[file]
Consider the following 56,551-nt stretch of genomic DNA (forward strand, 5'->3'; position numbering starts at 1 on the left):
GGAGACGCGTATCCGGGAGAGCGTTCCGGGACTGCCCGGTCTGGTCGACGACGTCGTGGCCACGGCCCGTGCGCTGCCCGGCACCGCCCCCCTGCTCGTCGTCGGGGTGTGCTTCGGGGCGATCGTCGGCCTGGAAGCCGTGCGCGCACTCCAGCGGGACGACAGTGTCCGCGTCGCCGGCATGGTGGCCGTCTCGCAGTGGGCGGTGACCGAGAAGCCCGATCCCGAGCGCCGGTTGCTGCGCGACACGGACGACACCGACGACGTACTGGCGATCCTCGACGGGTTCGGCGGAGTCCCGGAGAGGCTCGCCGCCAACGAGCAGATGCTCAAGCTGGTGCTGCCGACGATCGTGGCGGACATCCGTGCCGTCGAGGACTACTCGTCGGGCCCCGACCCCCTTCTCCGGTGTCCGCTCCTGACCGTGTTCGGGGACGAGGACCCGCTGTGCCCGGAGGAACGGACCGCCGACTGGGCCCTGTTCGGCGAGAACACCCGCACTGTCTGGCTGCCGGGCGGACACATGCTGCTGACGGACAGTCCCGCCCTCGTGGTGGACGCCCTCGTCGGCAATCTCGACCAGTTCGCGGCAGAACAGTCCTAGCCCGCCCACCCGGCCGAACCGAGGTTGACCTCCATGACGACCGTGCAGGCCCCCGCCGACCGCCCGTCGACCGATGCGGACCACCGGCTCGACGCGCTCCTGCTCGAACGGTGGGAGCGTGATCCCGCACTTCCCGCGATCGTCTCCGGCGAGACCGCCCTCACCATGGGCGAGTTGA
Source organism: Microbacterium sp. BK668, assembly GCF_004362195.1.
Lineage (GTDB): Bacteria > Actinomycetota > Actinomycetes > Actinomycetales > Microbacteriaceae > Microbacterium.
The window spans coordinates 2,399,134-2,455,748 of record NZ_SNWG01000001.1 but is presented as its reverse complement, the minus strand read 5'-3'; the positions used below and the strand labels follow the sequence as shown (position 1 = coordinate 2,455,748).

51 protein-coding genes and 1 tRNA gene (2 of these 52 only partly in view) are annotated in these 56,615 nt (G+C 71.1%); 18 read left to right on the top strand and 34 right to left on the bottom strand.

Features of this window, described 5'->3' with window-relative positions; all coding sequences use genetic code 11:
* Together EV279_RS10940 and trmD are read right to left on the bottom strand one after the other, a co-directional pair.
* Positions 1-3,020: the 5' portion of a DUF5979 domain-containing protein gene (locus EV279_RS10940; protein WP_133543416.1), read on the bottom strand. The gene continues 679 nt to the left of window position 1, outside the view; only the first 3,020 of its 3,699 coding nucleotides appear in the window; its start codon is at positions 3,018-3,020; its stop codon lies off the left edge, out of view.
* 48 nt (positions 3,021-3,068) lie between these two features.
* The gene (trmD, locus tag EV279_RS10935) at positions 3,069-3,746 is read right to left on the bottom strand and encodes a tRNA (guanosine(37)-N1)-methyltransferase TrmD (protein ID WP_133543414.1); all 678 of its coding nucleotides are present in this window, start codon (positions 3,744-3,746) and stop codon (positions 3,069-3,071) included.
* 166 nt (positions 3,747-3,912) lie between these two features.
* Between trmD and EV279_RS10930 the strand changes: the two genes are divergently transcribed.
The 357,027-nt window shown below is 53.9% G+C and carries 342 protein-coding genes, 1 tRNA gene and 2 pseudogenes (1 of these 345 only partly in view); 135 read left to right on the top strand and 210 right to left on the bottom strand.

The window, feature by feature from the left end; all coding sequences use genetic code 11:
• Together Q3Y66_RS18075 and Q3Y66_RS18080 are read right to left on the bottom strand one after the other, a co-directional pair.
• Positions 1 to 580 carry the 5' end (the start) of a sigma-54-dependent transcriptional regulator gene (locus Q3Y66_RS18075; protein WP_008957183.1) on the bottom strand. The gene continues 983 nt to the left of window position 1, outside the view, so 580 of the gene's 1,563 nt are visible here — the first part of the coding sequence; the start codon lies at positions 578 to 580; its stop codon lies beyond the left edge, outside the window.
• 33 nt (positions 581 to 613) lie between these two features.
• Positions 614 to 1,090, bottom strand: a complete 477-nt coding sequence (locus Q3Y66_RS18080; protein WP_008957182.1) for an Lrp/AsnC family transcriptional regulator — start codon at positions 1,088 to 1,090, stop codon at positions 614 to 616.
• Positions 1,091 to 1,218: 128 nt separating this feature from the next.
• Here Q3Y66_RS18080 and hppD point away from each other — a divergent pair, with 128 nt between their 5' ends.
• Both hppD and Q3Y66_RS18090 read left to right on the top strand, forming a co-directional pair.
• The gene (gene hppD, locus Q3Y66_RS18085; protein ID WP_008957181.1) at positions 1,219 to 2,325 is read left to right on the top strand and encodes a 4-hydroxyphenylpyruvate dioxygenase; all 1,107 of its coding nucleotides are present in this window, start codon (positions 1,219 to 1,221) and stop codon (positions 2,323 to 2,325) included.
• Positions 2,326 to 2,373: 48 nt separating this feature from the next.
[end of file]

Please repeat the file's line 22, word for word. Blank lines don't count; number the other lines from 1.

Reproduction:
• Both hppD and Q3Y66_RS18090 read left to right on the top strand, forming a co-directional pair.